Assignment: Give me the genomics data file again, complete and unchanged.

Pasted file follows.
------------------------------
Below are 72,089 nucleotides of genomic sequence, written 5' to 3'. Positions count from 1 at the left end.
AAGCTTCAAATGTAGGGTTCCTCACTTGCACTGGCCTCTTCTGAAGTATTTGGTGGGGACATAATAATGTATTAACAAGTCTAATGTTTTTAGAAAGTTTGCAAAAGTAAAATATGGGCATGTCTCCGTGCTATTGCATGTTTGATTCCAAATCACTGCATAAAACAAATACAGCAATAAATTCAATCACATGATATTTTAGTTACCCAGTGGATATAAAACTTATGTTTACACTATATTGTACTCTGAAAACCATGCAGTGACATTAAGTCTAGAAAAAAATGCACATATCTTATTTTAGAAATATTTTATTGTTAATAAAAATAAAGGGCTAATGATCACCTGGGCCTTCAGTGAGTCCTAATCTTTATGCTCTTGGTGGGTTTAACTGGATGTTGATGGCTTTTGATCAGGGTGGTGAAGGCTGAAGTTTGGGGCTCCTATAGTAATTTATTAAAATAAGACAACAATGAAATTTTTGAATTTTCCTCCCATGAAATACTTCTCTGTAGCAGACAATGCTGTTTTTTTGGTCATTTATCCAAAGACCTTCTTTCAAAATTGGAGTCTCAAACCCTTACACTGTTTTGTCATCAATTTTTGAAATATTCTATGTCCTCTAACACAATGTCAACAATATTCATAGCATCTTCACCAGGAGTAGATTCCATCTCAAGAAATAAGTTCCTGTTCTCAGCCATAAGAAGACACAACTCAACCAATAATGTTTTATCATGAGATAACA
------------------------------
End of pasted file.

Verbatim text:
Below are 72,089 nucleotides of genomic sequence, written 5' to 3'. Positions count from 1 at the left end.
AAGCTTCAAATGTAGGGTTCCTCACTTGCACTGGCCTCTTCTGAAGTATTTGGTGGGGACATAATAATGTATTAACAAGTCTAATGTTTTTAGAAAGTTTGCAAAAGTAAAATATGGGCATGTCTCCGTGCTATTGCATGTTTGATTCCAAATCACTGCATAAAACAAATACAGCAATAAATTCAATCACATGATATTTTAGTTACCCAGTGGATATAAAACTTATGTTTACACTATATTGTACTCTGAAAACCATGCAGTGACATTAAGTCTAGAAAAAAATGCACATATCTTATTTTAGAAATATTTTATTGTTAATAAAAATAAAGGGCTAATGATCACCTGGGCCTTCAGTGAGTCCTAATCTTTATGCTCTTGGTGGGTTTAACTGGATGTTGATGGCTTTTGATCAGGGTGGTGAAGGCTGAAGTTTGGGGCTCCTATAGTAATTTATTAAAATAAGACAACAATGAAATTTTTGAATTTTCCTCCCATGAAATACTTCTCTGTAGCAGACAATGCTGTTTTTTTGGTCATTTATCCAAAGACCTTCTTTCAAAATTGGAGTCTCAAACCCTTACACTGTTTTGTCATCAATTTTTGAAATATTCTATGTCCTCTAACACAATGTCAACAATATTCATAGCATCTTCACCAGGAGTAGATTCCATCTCAAGAAATAAGTTCCTGTTCTCAGCCATAAGAAGACACAACTCAACCAATAATGTTTTATCATGAGATAACA